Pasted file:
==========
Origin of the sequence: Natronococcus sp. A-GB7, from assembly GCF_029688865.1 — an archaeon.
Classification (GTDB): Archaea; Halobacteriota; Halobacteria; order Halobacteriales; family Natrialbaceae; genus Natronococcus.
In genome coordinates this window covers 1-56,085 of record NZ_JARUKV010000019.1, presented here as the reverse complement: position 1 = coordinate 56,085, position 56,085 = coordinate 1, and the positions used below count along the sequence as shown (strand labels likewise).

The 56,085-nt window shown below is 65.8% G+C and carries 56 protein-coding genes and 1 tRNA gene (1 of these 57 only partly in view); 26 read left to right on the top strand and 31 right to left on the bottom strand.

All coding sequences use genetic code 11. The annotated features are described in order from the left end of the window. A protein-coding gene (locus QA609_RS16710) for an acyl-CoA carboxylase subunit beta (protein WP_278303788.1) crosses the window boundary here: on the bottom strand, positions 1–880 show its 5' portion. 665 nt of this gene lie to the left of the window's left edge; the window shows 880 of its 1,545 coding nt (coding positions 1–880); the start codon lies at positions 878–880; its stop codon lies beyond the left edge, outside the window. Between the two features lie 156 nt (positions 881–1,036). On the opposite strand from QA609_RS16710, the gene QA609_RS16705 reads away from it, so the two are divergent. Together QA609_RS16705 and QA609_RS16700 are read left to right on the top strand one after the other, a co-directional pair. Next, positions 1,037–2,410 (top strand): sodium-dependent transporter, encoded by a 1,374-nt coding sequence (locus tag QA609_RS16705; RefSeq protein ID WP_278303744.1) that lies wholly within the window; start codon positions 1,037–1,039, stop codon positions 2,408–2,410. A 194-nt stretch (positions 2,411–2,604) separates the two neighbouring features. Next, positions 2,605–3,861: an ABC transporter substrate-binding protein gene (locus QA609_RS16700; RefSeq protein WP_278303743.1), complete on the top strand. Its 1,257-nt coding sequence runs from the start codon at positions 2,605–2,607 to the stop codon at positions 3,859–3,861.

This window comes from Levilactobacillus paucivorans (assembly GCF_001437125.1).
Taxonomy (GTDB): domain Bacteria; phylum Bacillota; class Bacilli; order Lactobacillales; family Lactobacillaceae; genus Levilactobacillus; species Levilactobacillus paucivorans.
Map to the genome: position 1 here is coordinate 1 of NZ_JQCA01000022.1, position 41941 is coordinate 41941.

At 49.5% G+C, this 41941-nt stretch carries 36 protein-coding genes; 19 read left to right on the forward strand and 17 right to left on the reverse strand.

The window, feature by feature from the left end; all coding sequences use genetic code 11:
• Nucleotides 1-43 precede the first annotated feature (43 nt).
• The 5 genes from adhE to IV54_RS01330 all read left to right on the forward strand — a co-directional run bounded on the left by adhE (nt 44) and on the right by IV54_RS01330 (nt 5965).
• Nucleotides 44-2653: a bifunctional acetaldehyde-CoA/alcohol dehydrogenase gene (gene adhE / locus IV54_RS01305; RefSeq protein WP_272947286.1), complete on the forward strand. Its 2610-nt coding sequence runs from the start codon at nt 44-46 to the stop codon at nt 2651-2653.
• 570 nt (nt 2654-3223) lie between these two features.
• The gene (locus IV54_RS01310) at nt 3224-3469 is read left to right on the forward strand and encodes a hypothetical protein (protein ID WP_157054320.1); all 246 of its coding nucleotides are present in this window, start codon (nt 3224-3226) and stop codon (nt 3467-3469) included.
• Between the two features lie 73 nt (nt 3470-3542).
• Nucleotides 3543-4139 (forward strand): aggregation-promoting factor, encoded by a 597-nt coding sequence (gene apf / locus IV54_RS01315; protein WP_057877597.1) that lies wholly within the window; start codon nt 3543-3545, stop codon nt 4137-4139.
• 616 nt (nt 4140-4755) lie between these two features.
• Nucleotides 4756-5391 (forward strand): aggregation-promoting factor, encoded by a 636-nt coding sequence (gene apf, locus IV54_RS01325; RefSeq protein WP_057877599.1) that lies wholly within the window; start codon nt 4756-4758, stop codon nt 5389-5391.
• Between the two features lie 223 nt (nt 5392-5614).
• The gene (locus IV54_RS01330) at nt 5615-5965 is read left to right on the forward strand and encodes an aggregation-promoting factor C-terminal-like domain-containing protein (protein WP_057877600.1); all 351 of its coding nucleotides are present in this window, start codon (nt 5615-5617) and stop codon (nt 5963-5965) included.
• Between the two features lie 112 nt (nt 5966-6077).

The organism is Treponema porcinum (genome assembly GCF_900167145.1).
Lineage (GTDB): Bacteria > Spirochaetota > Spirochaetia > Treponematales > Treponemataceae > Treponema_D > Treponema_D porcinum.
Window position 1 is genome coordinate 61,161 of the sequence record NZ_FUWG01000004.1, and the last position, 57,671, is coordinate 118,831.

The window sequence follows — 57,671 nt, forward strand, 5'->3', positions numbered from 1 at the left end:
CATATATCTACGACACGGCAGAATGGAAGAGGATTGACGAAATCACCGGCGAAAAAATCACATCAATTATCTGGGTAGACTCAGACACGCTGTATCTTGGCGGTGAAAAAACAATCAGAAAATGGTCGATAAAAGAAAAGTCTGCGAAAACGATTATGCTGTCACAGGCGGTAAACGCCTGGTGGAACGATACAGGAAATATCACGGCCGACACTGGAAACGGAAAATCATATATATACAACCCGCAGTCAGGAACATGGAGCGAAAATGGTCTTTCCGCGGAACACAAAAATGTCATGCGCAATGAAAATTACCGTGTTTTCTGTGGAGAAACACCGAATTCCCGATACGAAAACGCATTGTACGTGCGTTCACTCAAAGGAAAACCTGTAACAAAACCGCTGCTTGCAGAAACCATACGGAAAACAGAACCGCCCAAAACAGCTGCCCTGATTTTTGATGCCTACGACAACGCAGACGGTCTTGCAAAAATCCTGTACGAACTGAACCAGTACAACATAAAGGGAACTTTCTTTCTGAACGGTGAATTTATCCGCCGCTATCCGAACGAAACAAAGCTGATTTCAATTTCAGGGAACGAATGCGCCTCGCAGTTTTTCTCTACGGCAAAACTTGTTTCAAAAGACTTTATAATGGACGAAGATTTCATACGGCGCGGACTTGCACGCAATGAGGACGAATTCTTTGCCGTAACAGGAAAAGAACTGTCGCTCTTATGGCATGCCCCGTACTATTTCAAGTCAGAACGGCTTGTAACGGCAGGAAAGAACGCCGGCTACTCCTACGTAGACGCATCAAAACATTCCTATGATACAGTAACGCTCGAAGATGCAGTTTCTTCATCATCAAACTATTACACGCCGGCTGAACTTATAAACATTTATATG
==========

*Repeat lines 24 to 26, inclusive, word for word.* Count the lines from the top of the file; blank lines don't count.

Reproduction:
Lineage (GTDB): Bacteria > Spirochaetota > Spirochaetia > Treponematales > Treponemataceae > Treponema_D > Treponema_D porcinum.
Window position 1 is genome coordinate 61,161 of the sequence record NZ_FUWG01000004.1, and the last position, 57,671, is coordinate 118,831.

The window sequence follows — 57,671 nt, forward strand, 5'->3', positions numbered from 1 at the left end: